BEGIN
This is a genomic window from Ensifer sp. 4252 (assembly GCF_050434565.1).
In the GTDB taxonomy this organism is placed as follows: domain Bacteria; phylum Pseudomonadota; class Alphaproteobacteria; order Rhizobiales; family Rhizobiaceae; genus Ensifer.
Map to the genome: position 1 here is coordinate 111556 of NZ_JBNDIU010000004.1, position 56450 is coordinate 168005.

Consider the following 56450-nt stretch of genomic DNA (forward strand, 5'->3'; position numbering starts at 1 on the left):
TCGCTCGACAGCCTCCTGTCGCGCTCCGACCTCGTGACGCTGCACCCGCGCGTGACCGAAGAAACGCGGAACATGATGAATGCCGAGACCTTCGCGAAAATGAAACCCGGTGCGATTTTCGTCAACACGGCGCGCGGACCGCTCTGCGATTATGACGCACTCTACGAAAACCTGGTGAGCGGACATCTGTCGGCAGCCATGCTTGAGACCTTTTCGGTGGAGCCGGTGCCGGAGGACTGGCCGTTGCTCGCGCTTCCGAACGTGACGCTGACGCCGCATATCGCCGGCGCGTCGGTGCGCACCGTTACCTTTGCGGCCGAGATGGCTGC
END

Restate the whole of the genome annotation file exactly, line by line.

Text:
This is a genomic window from Ensifer sp. 4252 (assembly GCF_050434565.1).
In the GTDB taxonomy this organism is placed as follows: domain Bacteria; phylum Pseudomonadota; class Alphaproteobacteria; order Rhizobiales; family Rhizobiaceae; genus Ensifer.
Map to the genome: position 1 here is coordinate 111556 of NZ_JBNDIU010000004.1, position 56450 is coordinate 168005.

Consider the following 56450-nt stretch of genomic DNA (forward strand, 5'->3'; position numbering starts at 1 on the left):
TCGCTCGACAGCCTCCTGTCGCGCTCCGACCTCGTGACGCTGCACCCGCGCGTGACCGAAGAAACGCGGAACATGATGAATGCCGAGACCTTCGCGAAAATGAAACCCGGTGCGATTTTCGTCAACACGGCGCGCGGACCGCTCTGCGATTATGACGCACTCTACGAAAACCTGGTGAGCGGACATCTGTCGGCAGCCATGCTTGAGACCTTTTCGGTGGAGCCGGTGCCGGAGGACTGGCCGTTGCTCGCGCTTCCGAACGTGACGCTGACGCCGCATATCGCCGGCGCGTCGGTGCGCACCGTTACCTTTGCGGCCGAGATGGCTGC